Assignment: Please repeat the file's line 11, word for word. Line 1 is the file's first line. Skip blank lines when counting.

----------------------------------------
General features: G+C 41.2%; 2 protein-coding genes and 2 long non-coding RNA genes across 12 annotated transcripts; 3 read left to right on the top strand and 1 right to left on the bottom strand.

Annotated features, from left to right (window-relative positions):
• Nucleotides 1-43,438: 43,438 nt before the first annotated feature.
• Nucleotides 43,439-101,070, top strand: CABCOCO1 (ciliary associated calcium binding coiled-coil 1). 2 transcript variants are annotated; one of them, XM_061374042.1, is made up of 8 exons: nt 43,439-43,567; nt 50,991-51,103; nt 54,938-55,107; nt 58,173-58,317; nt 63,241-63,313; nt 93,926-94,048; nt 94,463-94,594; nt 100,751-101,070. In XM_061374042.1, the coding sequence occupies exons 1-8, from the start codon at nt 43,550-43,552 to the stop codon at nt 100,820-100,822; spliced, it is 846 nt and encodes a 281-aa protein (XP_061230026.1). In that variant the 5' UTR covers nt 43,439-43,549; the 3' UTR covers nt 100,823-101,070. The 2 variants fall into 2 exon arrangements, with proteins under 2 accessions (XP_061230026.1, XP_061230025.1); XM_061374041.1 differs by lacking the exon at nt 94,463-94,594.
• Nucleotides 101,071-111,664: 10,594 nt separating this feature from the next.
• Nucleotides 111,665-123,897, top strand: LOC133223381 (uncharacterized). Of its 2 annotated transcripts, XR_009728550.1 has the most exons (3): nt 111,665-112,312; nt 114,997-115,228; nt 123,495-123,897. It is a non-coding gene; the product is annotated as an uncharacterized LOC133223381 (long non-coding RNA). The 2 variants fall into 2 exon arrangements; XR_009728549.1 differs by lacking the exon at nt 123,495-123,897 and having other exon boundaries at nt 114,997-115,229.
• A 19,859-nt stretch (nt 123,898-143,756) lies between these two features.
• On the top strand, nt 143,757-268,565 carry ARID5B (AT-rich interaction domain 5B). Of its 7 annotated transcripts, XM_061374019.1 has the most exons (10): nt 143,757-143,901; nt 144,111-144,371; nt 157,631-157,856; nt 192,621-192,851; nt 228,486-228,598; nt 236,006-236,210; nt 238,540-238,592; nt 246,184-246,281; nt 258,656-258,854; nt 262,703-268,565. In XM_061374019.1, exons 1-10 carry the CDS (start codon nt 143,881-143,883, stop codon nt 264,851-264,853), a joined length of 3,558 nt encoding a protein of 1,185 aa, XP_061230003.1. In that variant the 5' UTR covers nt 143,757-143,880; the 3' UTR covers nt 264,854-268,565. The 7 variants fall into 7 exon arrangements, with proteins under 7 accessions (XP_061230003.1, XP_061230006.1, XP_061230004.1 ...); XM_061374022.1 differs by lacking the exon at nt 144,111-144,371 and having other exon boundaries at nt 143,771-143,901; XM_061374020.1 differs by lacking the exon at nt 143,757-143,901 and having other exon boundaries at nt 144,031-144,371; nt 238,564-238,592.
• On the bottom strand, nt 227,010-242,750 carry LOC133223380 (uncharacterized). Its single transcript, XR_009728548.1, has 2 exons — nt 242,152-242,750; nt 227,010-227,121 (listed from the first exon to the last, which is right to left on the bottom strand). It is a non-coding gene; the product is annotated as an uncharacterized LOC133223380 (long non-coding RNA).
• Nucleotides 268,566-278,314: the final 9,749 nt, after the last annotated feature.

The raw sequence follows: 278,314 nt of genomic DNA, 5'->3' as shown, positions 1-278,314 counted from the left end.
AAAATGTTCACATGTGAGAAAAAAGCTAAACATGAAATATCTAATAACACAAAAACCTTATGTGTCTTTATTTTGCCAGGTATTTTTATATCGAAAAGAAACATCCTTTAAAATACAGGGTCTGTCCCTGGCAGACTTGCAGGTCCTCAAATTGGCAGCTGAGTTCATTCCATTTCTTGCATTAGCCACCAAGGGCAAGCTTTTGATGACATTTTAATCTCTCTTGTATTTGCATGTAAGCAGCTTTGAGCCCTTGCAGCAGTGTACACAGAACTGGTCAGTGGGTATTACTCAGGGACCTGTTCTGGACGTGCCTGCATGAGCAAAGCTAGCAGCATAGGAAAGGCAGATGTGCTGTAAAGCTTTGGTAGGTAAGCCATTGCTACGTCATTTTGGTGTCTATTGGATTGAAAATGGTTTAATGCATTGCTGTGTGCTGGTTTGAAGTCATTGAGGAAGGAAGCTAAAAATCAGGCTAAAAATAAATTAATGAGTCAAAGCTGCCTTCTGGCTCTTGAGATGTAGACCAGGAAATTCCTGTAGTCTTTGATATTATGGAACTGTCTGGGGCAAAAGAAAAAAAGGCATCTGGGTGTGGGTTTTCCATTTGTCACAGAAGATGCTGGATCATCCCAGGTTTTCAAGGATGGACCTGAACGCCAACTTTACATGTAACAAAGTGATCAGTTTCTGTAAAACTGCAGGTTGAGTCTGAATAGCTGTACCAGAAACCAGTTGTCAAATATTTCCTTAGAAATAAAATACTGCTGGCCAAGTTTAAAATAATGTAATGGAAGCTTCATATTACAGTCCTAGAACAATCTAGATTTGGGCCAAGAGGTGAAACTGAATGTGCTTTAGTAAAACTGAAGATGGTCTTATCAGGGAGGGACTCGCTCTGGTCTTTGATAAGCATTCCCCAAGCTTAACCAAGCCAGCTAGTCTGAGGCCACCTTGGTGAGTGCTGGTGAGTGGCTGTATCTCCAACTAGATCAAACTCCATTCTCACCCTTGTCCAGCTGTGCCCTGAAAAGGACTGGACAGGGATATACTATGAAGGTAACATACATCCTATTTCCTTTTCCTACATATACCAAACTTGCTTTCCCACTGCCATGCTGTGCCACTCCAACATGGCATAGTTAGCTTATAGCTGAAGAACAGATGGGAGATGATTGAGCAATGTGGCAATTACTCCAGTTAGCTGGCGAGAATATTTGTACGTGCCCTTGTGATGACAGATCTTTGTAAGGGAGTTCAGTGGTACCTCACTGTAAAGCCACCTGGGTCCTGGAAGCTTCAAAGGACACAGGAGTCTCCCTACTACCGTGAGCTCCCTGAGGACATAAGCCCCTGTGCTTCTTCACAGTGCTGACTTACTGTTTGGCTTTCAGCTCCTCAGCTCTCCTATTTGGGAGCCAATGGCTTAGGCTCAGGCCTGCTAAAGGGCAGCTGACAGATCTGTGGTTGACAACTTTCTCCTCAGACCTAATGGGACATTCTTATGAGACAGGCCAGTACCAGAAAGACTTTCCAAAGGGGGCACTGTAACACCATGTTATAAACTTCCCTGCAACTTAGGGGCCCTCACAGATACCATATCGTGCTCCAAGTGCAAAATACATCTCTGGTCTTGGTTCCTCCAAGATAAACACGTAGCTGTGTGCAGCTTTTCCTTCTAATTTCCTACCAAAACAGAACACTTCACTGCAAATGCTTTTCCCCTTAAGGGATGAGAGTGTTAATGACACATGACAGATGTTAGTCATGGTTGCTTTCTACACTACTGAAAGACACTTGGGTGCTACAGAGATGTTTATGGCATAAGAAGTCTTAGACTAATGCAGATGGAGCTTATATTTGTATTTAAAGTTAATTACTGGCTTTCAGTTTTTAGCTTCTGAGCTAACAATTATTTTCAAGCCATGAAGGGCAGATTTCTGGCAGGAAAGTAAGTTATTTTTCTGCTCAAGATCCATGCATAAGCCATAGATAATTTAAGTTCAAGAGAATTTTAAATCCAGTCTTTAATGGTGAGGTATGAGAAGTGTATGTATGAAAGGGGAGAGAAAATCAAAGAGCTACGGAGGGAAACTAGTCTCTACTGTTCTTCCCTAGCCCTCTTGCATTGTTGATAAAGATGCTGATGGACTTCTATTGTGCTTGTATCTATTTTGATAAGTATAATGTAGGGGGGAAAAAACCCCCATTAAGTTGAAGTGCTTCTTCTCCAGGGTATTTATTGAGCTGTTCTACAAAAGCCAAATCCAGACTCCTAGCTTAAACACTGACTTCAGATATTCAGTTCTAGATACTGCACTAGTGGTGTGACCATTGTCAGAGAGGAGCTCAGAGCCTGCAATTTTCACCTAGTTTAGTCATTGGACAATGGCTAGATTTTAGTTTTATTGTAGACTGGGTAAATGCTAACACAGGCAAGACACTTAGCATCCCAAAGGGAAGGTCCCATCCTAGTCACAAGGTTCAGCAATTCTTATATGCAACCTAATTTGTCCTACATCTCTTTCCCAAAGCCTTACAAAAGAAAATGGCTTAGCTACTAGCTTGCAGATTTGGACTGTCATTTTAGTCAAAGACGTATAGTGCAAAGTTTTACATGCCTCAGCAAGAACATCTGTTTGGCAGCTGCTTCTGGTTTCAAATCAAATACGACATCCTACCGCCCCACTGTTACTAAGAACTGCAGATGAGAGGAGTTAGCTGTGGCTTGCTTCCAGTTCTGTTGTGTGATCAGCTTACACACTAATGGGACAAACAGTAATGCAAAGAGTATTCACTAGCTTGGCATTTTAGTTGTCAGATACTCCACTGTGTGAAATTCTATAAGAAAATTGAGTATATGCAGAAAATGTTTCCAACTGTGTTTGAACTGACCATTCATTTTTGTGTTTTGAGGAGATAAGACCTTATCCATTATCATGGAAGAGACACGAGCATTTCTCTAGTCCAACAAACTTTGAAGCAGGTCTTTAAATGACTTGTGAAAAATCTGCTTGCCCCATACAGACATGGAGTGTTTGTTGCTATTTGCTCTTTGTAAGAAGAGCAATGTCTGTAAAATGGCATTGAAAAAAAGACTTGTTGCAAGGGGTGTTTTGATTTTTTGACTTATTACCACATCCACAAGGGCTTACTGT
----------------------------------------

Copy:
The raw sequence follows: 278,314 nt of genomic DNA, 5'->3' as shown, positions 1-278,314 counted from the left end.